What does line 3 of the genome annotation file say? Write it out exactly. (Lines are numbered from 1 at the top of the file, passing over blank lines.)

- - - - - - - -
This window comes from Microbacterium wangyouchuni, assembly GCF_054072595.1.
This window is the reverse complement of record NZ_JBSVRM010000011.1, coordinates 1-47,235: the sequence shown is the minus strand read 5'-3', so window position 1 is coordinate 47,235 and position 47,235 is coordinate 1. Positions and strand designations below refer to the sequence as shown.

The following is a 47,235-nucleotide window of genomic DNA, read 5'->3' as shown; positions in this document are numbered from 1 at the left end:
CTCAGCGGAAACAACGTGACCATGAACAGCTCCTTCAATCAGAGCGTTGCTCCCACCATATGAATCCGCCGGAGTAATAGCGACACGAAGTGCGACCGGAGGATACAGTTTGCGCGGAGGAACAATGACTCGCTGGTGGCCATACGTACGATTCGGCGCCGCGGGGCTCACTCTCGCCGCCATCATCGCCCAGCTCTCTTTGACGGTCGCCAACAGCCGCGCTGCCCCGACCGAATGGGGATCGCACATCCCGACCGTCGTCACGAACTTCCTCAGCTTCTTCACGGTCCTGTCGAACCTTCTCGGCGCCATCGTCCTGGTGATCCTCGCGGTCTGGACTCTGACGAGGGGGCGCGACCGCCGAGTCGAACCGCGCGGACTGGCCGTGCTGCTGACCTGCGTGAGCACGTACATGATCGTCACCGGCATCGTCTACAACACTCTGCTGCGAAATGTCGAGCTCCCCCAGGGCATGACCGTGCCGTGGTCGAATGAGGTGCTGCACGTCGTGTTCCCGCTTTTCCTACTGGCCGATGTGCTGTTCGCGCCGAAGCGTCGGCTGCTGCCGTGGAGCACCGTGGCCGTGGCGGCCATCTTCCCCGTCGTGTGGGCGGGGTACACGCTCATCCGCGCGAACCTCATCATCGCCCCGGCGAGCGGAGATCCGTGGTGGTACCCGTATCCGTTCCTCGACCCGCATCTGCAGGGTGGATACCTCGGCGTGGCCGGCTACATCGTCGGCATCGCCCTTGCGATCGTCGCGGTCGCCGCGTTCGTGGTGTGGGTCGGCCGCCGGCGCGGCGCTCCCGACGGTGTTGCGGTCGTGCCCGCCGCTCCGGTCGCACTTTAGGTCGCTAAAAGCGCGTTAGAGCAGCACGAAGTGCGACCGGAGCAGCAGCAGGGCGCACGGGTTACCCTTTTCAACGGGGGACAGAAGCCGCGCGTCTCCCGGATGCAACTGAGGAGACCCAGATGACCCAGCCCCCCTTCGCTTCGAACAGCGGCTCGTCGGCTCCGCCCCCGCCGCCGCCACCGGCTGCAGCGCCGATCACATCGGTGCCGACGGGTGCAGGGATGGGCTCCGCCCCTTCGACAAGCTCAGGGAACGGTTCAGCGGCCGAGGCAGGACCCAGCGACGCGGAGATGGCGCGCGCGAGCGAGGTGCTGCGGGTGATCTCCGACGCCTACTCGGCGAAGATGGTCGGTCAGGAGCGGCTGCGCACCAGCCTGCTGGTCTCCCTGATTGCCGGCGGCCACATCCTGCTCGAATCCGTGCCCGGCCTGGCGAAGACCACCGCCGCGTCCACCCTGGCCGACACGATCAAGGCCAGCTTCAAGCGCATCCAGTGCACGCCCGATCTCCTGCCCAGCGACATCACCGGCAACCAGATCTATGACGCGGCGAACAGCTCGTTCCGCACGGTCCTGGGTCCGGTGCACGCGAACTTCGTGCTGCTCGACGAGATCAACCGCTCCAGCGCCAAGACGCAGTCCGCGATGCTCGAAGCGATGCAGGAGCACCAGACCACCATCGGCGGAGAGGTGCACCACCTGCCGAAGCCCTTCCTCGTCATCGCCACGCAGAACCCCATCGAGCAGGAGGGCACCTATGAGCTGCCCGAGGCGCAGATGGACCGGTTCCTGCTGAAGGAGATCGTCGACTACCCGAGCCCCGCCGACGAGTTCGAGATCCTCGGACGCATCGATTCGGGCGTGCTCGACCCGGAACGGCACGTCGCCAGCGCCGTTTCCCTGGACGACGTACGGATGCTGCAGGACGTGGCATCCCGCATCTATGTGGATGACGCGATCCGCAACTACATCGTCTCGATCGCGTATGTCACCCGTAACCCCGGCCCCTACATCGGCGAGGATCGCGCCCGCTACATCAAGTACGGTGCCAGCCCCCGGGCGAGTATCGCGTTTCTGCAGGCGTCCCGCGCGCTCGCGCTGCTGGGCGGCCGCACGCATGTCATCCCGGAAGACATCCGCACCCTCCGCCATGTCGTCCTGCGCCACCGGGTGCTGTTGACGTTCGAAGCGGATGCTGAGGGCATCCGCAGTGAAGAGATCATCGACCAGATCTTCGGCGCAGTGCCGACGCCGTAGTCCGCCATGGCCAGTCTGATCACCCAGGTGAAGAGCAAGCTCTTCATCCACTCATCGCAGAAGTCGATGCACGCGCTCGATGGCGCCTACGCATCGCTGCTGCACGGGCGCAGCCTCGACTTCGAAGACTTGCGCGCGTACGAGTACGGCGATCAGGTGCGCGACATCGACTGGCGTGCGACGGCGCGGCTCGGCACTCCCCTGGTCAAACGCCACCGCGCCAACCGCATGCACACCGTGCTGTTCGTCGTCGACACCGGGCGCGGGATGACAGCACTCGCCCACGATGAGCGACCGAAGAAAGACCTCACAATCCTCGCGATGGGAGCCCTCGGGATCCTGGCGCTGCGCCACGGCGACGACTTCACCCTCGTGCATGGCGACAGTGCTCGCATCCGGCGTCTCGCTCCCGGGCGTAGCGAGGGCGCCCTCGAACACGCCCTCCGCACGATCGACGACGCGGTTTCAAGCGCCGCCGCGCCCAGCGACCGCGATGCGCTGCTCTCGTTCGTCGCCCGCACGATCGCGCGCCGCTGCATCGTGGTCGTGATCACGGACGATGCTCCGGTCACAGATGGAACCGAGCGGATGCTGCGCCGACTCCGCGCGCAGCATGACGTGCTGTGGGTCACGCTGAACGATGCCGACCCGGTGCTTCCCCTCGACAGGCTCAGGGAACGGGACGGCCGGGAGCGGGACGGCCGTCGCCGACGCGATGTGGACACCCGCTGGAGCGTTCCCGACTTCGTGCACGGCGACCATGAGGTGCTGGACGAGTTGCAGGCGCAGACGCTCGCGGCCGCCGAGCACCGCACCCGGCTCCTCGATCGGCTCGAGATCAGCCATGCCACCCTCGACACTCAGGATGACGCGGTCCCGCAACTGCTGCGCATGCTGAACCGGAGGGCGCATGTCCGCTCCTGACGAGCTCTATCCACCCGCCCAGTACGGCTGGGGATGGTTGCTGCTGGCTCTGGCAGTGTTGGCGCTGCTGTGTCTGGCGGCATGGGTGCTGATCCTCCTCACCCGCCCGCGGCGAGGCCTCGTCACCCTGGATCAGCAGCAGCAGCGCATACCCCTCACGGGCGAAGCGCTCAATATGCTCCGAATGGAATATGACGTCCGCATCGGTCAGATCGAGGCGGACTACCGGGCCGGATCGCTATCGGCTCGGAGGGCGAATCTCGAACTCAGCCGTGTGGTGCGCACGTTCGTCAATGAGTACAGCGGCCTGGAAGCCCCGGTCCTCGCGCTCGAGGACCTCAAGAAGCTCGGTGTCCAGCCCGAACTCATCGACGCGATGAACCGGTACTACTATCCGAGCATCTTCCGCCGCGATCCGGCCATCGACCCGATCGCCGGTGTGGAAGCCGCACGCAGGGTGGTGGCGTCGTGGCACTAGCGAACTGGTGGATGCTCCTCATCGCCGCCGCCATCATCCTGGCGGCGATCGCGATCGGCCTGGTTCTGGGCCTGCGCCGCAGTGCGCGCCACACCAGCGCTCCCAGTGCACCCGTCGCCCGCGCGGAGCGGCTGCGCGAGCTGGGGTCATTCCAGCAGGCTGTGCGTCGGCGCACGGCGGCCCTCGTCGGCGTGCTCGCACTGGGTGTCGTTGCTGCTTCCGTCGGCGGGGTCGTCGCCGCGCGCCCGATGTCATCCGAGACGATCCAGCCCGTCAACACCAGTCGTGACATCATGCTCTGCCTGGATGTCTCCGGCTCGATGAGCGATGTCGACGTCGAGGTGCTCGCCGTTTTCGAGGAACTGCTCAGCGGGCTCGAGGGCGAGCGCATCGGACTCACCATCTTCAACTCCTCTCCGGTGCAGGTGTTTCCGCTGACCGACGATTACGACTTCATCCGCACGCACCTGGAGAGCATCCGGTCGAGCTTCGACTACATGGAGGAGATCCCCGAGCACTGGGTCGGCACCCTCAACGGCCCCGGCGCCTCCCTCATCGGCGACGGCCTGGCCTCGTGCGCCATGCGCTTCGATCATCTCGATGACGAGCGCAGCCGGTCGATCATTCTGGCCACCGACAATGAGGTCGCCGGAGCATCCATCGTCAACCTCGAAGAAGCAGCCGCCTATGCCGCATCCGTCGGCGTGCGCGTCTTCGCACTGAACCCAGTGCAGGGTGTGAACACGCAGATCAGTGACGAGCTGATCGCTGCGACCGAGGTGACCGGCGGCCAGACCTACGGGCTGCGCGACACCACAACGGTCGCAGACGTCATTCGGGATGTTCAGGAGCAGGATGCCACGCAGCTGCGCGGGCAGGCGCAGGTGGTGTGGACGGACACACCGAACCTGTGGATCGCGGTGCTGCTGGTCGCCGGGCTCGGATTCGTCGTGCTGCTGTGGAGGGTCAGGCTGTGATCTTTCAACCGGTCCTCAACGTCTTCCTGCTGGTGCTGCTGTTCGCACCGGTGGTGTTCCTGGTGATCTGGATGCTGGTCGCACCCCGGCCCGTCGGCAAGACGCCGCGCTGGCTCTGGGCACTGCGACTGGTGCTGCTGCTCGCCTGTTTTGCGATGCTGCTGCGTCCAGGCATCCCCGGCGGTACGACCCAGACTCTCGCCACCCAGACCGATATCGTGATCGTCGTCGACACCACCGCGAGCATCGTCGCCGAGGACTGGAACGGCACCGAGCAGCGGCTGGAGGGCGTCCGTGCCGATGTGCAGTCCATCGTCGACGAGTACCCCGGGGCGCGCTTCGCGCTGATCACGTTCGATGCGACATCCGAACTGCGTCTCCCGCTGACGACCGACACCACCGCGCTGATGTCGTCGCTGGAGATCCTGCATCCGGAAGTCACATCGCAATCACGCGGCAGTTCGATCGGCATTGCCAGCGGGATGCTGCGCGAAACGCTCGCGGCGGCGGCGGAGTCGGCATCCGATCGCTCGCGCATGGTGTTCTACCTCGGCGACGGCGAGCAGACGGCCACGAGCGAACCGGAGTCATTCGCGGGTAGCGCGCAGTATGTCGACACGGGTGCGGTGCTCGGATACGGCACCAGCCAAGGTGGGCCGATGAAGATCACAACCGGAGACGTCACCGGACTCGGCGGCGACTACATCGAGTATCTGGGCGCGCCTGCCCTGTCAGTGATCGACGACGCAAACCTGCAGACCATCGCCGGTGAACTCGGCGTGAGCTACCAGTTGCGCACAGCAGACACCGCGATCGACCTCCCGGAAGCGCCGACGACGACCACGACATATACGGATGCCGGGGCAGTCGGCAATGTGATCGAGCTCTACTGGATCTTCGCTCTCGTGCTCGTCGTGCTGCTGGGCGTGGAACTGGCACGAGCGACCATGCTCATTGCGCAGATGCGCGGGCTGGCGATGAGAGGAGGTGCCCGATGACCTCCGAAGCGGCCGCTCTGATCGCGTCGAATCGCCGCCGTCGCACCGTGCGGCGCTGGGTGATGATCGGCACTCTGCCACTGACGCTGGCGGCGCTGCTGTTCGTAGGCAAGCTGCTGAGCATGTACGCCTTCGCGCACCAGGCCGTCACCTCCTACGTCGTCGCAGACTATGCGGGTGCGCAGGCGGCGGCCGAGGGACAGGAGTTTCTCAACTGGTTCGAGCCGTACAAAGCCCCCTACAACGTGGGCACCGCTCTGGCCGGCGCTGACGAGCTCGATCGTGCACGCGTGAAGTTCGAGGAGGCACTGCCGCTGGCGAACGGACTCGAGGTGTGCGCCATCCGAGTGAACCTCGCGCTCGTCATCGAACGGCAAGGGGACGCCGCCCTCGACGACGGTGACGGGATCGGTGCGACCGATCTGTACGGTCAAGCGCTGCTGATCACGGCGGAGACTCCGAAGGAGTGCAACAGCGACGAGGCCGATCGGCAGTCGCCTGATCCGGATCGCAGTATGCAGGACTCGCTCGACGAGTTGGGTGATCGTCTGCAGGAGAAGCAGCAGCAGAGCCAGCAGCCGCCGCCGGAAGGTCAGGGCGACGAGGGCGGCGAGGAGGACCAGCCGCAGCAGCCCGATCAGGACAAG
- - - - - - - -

The following is a 47,235-nucleotide window of genomic DNA, read 5'->3' as shown; positions in this document are numbered from 1 at the left end: